Miami Beach Mayor Philip Levine has lost the first round of his clash with Gov. Rick Scott and his fight to raise the city's minimum wage to $13.31 per hour. Circuit Judge Peter R. Lopez issued a ruling Tuesday declaring Miami Beach's Living Wage Ordinance invalid.
Not that Levine cares. The flamboyant mayor is now assured he'll have the state's attention all the way to the Florida Supreme Court, if necessary. And more important, probably all the way to the 2018 election. It's a hey-voters-look-at-me opportunity for the man who would be governor of Florida.
It all started in May 2016 when Levine announced he would test a 2005 Florida law that bars cities from setting their own minimum wages. He wanted Miami Beach to require a minimum of $10.31 an hour in 2017, with a dollar increase per year until it reaches $13.31 in 2020. Florida's current rate is $8.05 an hour. A few weeks later, the city commission as a whole unanimously agreed to it.
Levine even shouted long distance at Gov. Scott, "I'll see you in court."
You go testing a law, invoking Scott's name and you automatically raise the ire of the governor and attorney general. That's the reality. And Scott and Pam Bondi have a posse when they believe fiscal responsibility is challenged: The Florida Retail Federation, Florida Restaurant & Lodging Association and the Florida Chamber of Commerce also filed a lawsuit in December challenging the Miami Beach ordinance. They said it is a direct violation of a 2013 law signed by the governor forbidding municipalities from assigning their own minimum wage.
Lo and behold, that's what Lopez wrote in his Tuesday ruling: "The city's wage ordinance is not valid under 218.077 Fla. Stat., which preempts local minimum wages."
Levine then issued an email to the Miami New Times: "While I am extremely disappointed in today's ruling against Florida families, we expected that this case would ultimately end up before the Florida Supreme Court. Our legal team is working on a swift appeal to ensure that the will of Floridians expressed through the 2004 state constitutional amendment on minimum wage is fully implemented."
Miami Beach lead counsel Robert Rosenwald has said the city will file an immediate appeal.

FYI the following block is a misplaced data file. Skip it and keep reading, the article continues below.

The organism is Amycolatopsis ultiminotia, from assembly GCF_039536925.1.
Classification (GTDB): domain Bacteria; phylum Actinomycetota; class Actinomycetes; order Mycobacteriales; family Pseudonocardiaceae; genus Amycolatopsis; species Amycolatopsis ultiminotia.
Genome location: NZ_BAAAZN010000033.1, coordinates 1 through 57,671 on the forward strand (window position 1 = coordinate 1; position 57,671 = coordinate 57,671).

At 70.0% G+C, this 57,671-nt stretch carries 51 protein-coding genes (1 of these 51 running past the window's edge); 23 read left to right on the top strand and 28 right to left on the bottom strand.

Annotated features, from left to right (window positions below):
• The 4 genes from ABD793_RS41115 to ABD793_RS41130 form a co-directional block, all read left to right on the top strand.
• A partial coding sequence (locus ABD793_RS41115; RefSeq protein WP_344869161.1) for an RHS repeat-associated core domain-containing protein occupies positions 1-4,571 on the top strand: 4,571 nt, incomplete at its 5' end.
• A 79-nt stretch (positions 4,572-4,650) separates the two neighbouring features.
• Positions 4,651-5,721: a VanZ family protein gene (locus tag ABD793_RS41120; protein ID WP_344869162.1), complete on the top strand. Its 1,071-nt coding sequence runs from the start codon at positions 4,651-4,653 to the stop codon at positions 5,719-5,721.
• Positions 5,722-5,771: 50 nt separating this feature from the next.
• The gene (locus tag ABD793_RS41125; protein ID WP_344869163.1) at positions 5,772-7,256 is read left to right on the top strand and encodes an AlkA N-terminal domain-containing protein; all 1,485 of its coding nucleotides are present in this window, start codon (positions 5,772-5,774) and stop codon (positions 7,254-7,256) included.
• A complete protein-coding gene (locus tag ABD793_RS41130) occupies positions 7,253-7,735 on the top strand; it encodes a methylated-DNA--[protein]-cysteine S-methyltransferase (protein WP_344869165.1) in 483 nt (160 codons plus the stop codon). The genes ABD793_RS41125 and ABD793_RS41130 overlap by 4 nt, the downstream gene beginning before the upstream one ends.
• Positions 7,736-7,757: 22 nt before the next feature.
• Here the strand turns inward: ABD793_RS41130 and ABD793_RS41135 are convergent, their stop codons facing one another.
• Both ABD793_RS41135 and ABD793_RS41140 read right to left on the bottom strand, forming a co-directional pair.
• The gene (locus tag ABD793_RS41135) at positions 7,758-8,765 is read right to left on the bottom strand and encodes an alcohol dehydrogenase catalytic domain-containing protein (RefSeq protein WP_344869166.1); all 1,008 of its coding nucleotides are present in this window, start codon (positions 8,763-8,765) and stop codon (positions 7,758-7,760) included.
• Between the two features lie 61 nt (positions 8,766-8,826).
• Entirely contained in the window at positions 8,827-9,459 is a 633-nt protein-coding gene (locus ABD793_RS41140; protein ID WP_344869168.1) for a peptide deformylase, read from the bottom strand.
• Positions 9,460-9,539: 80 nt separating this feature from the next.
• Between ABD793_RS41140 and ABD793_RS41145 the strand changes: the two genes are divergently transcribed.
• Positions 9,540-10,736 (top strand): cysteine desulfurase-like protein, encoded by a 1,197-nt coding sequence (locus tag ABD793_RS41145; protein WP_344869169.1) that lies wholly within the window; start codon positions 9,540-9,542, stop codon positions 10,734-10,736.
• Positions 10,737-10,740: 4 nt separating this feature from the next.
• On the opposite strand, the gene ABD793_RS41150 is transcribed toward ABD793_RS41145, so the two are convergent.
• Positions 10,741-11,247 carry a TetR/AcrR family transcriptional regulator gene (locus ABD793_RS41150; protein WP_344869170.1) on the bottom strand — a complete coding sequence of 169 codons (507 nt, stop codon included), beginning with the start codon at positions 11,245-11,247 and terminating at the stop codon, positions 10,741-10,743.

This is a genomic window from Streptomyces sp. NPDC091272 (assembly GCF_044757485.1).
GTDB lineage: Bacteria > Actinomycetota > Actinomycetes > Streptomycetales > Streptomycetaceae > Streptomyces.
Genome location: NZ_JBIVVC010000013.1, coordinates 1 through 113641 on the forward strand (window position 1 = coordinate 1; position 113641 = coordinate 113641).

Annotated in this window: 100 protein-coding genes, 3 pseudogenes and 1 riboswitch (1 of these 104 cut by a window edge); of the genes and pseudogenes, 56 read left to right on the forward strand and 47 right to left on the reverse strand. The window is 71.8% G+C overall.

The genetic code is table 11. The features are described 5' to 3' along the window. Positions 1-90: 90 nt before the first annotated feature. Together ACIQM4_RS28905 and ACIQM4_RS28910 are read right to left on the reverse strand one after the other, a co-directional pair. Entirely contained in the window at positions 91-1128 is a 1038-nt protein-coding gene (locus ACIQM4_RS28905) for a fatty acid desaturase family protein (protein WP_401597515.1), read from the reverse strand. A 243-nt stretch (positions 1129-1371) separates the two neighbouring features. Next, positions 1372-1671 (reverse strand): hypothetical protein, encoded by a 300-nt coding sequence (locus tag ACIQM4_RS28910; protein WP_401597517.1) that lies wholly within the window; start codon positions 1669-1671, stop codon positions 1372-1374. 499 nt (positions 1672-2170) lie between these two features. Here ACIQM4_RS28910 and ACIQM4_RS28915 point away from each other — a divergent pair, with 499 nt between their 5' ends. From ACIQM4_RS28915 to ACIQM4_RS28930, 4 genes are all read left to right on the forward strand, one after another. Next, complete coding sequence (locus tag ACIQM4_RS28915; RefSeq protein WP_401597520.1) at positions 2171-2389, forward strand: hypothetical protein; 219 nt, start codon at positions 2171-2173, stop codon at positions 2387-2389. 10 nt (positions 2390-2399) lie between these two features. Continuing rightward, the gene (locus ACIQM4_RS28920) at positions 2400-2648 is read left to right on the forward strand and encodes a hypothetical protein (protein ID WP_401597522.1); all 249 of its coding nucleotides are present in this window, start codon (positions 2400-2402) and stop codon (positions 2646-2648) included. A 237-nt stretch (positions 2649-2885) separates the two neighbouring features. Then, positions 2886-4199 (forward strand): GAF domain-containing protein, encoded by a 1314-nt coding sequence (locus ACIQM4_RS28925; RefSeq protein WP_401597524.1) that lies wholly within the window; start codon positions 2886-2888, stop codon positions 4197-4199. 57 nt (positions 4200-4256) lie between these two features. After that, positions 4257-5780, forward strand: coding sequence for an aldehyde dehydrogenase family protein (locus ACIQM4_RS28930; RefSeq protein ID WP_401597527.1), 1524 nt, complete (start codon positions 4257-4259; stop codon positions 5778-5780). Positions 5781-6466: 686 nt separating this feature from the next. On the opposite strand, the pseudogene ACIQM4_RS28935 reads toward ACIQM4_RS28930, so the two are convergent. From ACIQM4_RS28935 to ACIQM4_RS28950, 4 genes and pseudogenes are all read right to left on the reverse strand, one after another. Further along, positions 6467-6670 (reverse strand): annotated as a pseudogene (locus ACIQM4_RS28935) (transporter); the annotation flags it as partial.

"The court simply got it wrong," Rosenwald said. He called the decision a "heartbreaking loss for all of us and for the people of the state of Florida but ultimately the policy of the people allowing higher local minimum wages will stand."
In February Miami Beach residents were complaining in emails and Facebook postings that Levine was using the minimum wage issue to raise his profile so he could run for governor -- and getting the City of Miami Beach to pay for it. They were convinced he wasn't running for another term as mayor because he couldn't win, that Miami Beach residents dislike his antics that much.
Probably the most prominent city resident to speak out on her unhappiness over Levine's leadership has been Miami Beach Commissioner Kristen Rosen Gonzalez.
Gonzalez told me, "He began the $1 billion Miami Beach Convention Center without getting voter approval for the hotel to go with it," she said. "Then, when he tried to get voters to approve it, his referendum failed. Now the residents don't trust us with anything ... (the convention center) might never be as useful as we'd hoped."
Miami Beach earned international attention for its ambitious, $400 million campaign to save the vulnerable oceanfront city from the ravages of rising tides and climate change. It included building dozens of pumping stations, raising roads and sea walls, and upgrading the stormwater system -- oh, yes, and in the process raising residents' stormwater fees by about $7 a month.
"What you may not realize is that about 30 percent of the money spent and work done raising roads and installing stormwater systems was done around the mayor's property," Gonzalez says. "Go look at the the corner of Alton and 10th Street (Levine's business location) and Sunset Harbour (where he owns commercial properties) and you'll see the work is done and the property is safe and dry. It's just so obvious."
But Gonzalez said the real reason she was speaking out was because the mayor wants taxpayers to pay for his lawsuit -- his opportunity to elevate his profile, nothing else. "He told Scott, 'See you in court,'" she said. "Now, I'm for raising the minimum wage, too, but this is about our mayor putting on a show to aid his campaign at the expense of every taxpayer in this city. We just can't have it."
The mayor insisted during a February City Commission meeting that residents knew there would be some expense in the legal challenge and they were OK with it. But so far, he said, the legal work had been handled mostly in-house, minimum expense to taxpayers.
Reach Nancy Smith at firstname.lastname@example.org or at 228-282-2423. Twitter: @NancyLBSmith